The Case of Nanotechnology

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PostPosted: Mon Aug 31, 2009 10:17 am    Post subject: The Case of Nanotechnology Reply with quote

Launch of Royal Commission on Environmental Pollution Report

Putting the cork on the nanotube?
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There is an urgent need for more testing, extending existing governance arrangements and creating new arrangements for the control of the rapidly developing field of nanomaterials, according to a report by the influential Royal Commission on Environmental Pollution (RCEP),1 published on Wednesday 12th November.

In its latest study on novel materials2, the Royal Commission on Environmental Pollution focussed on nanomaterials as an exemplar of a rapidly expanding new technology.

While the Commission found no evidence of harm to health or the environment from nanomaterials, it believes that the pace at which such new nanomaterials are being developed and marketed is beyond the capacity of existing testing and regulatory arrangements to control the potential environmental impacts adequately. In evaluating potential risks, the Commission concluded that it is not the size of nanomaterials per se that is important, but their functionality, what they do and how they behave, that needs to be evaluated.

Nanomaterials are important in improving the performance of existing technologies or making new technologies possible. Many are involved in delivering significant improvements in health care, e.g. through the targeting of drug delivery systems. Many are important in terms of meeting environmental challenges, e.g. in the development of cheaper or more efficient solar panels.

Sir John Lawton, Chair of the Commission, said “While we welcome action taken by Government and organisations such as the OECD to try to address some of the uncertainties around the environmental and human health impacts of nanomaterials, there is far more to do, not least as the rate of innovation in this sector far outstrips our capacity to respond to the risks. There is an urgent need for more research and testing of nanomaterials. It will be necessary to extend the coverage within the European Union of the existing regulatory regime for chemicals (REACH). This must be taken forward as a matter of urgency.

“We are also concerned that more sophisticated later generation nanoproducts will raise issues which cannot be dealt with by treating them as chemicals or mixtures of chemicals. Current testing arrangements and existing regulations are inadequate. The Commission strongly believes that new governance arrangements are vital to deal with the challenges posed by current and future innovation in this sector.”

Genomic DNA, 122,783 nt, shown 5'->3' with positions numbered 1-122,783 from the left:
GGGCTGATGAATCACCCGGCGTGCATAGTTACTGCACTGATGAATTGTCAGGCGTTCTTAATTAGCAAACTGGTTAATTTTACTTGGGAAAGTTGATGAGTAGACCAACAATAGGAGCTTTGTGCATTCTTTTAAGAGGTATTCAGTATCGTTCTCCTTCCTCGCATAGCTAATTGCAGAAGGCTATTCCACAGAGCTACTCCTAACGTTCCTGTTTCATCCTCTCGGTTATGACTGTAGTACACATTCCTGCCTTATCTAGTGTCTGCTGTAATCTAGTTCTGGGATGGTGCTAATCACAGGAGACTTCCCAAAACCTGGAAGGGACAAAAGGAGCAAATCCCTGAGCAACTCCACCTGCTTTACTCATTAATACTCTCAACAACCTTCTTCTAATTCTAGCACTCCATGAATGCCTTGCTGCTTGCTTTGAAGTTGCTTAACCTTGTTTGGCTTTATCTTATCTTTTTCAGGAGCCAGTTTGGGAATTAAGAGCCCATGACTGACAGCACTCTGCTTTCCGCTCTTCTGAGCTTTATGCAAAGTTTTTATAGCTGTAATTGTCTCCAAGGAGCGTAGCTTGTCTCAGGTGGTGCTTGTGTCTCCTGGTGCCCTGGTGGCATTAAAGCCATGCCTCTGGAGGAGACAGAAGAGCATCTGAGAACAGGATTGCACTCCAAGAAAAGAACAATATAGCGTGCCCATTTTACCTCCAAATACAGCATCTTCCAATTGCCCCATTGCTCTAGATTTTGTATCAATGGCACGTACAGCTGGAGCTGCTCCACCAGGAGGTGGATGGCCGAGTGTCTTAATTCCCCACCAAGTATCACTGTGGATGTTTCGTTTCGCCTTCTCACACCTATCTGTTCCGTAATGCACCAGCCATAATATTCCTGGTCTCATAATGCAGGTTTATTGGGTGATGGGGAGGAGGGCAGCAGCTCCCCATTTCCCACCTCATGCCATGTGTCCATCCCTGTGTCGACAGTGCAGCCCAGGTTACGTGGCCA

In the Royal Commission study we looked hard for evidence of nanomaterials causing harm to human health or to the environment, and found no such evidence. However, it is very early in the development of this technology, and the amount of testing has been relatively limited. We are aware that laboratory tests on some nanomaterials suggest that they have properties which could cause concern. This strengthens our case for an increase in the amount and type of testing to assess whether these theoretical risks are real, and to monitor their behaviour in the environment. On balance, the Commission concluded that there were no grounds for a blanket ban or moratorium on nanomaterials.

The Commission's recommendations reflect three main priorities:

· Functionality: we need to focus on the properties and functionalities of specific nanomaterials as the key driver for understanding their behaviour in organisms and the environment, rather than treating all materials in the size range as one single class.

· Information: a directed and substantial research programme on the properties and functionalities of nanomaterials must be established as a matter of urgency, in order to inform risk assessment and risk management strategies. One essential part of such a directed programme will be the development of techniques that allow the presence of particular nanomaterials to be detected in the environment.

· Adaptive management: Government urgently needs to recognise the degree of ignorance and uncertainty in this area, and the time it will take to address these. Government needs to develop flexible and resilient forms of management that allow appropriate control of emergent technologies in general, and for nanomaterials in particular.

1 The Royal Commission on Environmental Pollution is an independent standing body established in 1970 to advise the Queen, the Government, Parliament and the public on environmental issues. Although funded by the Department for Environment, Food and Rural Affairs, the Royal Commission is independent of government Departments.

2. Novel Materials in the Environment: The case of nanotechnology is the Royal Commission's 27th report. The Commission has also produced a short Summary Report that includes the key recommendations.

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